"On December 8, 1941, the war broke out. The defendant claims that due to the unsettled conditions which follows, he was unable to mill all his sugar canes so that during the crop year 1941-42 he produced only the total amount of 966.42 piculs of sugar from the two haciendas, of which 579.86 piculs went to him as his planter’s share. It appears that the defendant failed to pay the plaintiffs the rentals of 1,000 piculs of export sugar and the alcohol for said crop year. The defendant tried to prove, however, that he assigned 225.65 piculs in 1941-42 to the Agricultural and Industrial Bank for the account of the plaintiffs, but it was not duly established to the satisfaction of this court that the said Bank actually received the assignment.
"The defendant also failed to pay the plaintiffs the stipulated rentals for the remaining crop years up to the present time, although the plaintiffs had made several demands for their payment, so that on September 17, 1946, this action was commenced by the plaintiffs for the recission of the lease contract.
"From the evidence adduced during the trial it was established that during the years 1943 and 1944 the haciendas in question were worked and cultivated by the tenants of the defendant who planted cereal crops thereon like corn and rice but there was no evidence as to how much was really produced on the land. The defendant himself admitted that he planted rice on the haciendas during the years 1945 and 1946, which brought him a net participation of 200 cavanes for each of these years. The defendant also admitted that he did not give the plaintiffs any participation in the rice or other crops he had produced in the said haciendas, because according to him, his obligation was to pay rentals in sugar only, and not in any other kind of products. It also appears that the defendant has been unable to plant sugar canes on the haciendas in question except in preparation for the 1947-48 crop year which he estimated to be around ten hectares."cralaw virtua1aw library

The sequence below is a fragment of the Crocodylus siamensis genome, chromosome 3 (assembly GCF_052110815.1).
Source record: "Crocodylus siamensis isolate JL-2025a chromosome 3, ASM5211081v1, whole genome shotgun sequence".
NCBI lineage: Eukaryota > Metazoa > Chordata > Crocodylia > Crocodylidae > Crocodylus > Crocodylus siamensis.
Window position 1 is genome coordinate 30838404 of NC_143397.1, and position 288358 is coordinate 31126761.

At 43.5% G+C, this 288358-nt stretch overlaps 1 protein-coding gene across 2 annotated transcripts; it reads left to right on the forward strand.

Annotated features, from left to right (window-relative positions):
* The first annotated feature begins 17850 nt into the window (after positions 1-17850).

The court below absolved the defendant, on the principle of fortuitous circumstance, from any liability for rent for the crop years 1942-43, 1943-44 and 1944-45, although it allowed the plaintiffs "proportionate share of the War Damage Compensation which the defendant may recover from the War Damage Commission for the products of the afore-mentioned haciendas for the crop year 1941-42, on the basis of P5,000, the total value of 1,000 piculs of sugar which is the corresponding rental of said haciendas for the crop year 1941-1942." (The defendant had filed a damage claim for the destruction early in 1942 of standing crops.) But the court gave judgment for the plaintiffs for rent with interest corresponding to the crop years 1945-46 and 1946-47, amounting to P60,000, the value of 2,000 piculs of sugar, from which amount was to be deducted the sum of P8,015.24 due the defendant by the plaintiffs for advances. The court likewise declared the lease terminated after the crop year 1946-47.
On the last point, it is the defendant’s contention that he and the plaintiffs stipulated seven sugar "crops" and not seven "crop years" as the duration of the lease and that this period should be computed by the number of times sugar crops were raised and not by number of years that transpired from the inception of the contract.